A system and method is provided for transmitting input energy in an electromagnetic field test chamber having a predetermined fundamental frequency f0 determined by the dimensions of the chamber. The test chamber has an electromagnetic shield for preventing external electromagnetic fields from being applied to the interior of the chamber. A first or transmitting antenna applies energy to the chamber and a second or receiving antenna receives the energy. A tuner is provided for modifying the impedance of the chamber and a rod is provided for establishing new boundary conditions for the electromagnetic energy. Energy is applied to the chamber at a frequency equal to a first subharmonic frequency fS wherein fS <f0 and a gain is applied to the input energy by the test chamber. The resonance of the chamber is tuned by adjusting the rod.
The foregoing summary, as well as the following detailed description of preferred embodiments of the invention, will be better understood when read in conjunction with the appended drawings. For the purpose of illustrating the invention, there is shown in the drawings embodiments which are presently preferred. It should be understood, however, that the invention is not limited to the precise arrangements and instrumentalities shown. In the drawings:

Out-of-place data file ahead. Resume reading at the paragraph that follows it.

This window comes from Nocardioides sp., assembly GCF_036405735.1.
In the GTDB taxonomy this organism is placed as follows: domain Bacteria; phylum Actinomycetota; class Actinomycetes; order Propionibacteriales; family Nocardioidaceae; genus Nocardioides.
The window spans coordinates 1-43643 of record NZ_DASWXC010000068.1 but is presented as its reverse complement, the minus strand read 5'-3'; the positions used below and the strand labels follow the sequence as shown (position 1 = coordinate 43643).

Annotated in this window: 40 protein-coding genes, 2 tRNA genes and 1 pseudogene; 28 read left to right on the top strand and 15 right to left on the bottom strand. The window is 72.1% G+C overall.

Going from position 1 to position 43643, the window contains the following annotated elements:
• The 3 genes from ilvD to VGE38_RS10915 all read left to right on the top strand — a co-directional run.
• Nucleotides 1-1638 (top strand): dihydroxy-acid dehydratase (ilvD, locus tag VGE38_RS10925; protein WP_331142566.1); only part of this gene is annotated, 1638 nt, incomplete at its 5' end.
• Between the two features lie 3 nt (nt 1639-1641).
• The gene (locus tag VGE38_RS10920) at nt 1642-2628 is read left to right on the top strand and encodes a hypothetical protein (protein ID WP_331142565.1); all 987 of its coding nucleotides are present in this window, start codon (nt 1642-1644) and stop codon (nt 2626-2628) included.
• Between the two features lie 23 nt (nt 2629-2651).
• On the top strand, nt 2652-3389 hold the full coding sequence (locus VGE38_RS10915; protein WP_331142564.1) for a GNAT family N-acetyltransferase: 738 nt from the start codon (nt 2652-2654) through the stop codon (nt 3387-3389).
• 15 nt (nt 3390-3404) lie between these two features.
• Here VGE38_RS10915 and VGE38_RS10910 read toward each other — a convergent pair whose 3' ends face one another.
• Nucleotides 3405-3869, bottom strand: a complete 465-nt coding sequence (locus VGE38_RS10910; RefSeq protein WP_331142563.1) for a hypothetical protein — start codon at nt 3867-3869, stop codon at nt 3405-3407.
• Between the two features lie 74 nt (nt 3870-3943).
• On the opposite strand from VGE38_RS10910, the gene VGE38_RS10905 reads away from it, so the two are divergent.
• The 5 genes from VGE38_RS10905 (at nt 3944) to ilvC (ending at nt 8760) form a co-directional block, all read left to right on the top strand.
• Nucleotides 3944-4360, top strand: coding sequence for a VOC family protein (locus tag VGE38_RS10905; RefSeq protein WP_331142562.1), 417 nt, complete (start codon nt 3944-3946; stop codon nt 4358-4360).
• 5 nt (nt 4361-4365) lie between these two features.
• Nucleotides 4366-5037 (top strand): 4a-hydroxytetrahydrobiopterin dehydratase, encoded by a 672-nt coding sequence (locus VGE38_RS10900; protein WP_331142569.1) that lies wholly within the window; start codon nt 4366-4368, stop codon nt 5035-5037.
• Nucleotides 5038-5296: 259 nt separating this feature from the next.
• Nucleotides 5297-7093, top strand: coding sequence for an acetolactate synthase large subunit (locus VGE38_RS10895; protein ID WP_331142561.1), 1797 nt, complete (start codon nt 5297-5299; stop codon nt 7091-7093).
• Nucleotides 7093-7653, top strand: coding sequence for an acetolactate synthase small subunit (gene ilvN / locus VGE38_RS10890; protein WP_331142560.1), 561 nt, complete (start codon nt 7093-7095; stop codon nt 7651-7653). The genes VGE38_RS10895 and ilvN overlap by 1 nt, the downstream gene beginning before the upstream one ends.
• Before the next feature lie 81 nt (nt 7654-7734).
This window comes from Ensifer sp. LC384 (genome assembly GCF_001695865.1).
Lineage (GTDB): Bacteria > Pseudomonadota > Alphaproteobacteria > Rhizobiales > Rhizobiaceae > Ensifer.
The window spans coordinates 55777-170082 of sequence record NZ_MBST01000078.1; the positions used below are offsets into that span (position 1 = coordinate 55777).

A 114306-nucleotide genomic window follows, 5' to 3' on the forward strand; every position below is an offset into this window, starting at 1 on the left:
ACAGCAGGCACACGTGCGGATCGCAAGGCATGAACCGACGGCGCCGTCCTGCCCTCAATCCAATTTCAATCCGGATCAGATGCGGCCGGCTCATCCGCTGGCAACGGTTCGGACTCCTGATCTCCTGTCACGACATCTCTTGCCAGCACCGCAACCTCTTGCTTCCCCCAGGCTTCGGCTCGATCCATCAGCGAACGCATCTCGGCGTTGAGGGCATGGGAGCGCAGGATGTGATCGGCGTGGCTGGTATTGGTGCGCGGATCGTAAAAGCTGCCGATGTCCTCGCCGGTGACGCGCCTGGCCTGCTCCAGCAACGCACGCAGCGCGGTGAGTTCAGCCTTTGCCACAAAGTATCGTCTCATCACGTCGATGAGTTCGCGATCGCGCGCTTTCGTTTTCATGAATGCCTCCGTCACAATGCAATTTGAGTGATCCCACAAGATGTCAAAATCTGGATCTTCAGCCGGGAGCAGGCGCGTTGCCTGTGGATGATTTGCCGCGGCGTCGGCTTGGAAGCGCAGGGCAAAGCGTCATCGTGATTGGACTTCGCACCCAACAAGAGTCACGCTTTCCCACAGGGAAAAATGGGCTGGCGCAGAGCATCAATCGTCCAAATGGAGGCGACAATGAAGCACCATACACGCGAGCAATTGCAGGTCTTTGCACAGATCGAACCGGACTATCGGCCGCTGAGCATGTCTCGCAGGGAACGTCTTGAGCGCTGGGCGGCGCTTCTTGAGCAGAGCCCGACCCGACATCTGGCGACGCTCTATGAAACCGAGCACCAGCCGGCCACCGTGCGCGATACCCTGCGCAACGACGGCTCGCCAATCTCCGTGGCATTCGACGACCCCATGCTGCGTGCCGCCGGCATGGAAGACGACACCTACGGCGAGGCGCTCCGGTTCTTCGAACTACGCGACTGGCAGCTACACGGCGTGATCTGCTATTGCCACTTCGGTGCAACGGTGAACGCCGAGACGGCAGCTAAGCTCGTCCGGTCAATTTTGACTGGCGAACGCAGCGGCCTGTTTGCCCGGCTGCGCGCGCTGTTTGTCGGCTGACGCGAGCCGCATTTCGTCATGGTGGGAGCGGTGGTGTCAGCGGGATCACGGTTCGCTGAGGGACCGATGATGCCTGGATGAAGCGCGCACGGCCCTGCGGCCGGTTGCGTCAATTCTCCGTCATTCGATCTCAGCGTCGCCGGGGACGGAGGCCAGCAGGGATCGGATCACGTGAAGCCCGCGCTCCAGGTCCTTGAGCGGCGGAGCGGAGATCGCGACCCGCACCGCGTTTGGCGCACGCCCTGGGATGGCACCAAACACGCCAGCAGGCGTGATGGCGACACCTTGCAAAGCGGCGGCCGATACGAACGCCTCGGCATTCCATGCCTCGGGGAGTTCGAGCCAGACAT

FIGS. 1A, B are a schematic perspective views of a subharmonic frequency electromagnetic field test chamber in accordance with a preferred embodiment of the present invention;
FIG. 2 is a functional schematic block diagram of a subharmonic frequency instrumentation system including the subharmonic frequency test chamber of FIG. 1;
FIGS. 3A-C are graphical representations of a comparison between the maximum x, y and z components of an electrical field within the subharmonic frequency test chamber of FIG. 1 with and without rods disposed within the test chamber;
FIG. 4 is a graphic representation of the measured Q for the subharmonic frequency test chamber of FIG. 1 when the chamber is empty; and
FIG. 5 is a graphical representation of the ratio of the composite Q and the experimental Qm for the subharmonic frequency test chamber of FIG. 1.